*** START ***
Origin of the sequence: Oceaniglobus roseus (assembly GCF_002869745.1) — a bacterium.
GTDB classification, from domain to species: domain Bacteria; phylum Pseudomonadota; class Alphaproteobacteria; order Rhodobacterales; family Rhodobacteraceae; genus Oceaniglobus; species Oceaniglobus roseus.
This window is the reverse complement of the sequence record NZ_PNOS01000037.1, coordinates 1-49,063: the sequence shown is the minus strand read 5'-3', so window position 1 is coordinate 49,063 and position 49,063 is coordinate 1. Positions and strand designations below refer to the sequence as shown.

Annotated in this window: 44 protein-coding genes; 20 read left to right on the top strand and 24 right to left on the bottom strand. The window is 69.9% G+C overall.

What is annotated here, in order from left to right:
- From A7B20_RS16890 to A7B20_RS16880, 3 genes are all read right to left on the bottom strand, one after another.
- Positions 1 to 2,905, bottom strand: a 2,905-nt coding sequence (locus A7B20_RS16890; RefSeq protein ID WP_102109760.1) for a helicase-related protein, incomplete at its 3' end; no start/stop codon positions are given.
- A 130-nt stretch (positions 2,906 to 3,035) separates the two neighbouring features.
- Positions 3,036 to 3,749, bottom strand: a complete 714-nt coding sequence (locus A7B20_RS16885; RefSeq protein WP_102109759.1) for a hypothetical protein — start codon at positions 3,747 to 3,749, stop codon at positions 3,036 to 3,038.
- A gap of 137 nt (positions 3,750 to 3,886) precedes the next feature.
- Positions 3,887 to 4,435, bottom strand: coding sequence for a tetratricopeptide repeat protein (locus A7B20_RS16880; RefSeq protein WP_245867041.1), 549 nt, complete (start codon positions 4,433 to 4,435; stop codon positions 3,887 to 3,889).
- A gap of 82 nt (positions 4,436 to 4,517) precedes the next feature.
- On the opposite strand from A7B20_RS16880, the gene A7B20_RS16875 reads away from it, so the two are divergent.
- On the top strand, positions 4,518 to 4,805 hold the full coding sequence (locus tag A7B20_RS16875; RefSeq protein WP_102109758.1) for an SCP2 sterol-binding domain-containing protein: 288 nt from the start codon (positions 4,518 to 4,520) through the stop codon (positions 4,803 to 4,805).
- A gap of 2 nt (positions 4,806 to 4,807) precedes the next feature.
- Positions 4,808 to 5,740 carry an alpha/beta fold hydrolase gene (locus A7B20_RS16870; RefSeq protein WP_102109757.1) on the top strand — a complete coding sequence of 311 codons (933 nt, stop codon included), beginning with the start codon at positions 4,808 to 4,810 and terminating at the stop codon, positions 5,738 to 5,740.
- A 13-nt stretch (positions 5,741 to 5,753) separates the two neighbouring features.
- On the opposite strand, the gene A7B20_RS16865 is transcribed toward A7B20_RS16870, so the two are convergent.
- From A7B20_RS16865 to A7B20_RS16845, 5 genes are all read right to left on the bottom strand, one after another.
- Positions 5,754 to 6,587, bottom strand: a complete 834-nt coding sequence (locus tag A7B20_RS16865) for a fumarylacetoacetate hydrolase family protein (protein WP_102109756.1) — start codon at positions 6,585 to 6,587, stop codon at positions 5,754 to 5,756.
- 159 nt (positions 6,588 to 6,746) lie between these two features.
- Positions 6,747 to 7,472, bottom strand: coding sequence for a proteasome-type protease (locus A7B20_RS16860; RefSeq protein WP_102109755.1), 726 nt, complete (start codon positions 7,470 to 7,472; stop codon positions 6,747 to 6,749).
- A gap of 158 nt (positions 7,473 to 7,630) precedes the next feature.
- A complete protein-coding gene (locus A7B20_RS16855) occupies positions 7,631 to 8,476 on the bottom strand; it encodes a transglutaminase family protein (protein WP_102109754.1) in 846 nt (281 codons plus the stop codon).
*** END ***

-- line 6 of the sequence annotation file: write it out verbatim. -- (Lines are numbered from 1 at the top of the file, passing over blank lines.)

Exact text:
- From A7B20_RS16890 to A7B20_RS16880, 3 genes are all read right to left on the bottom strand, one after another.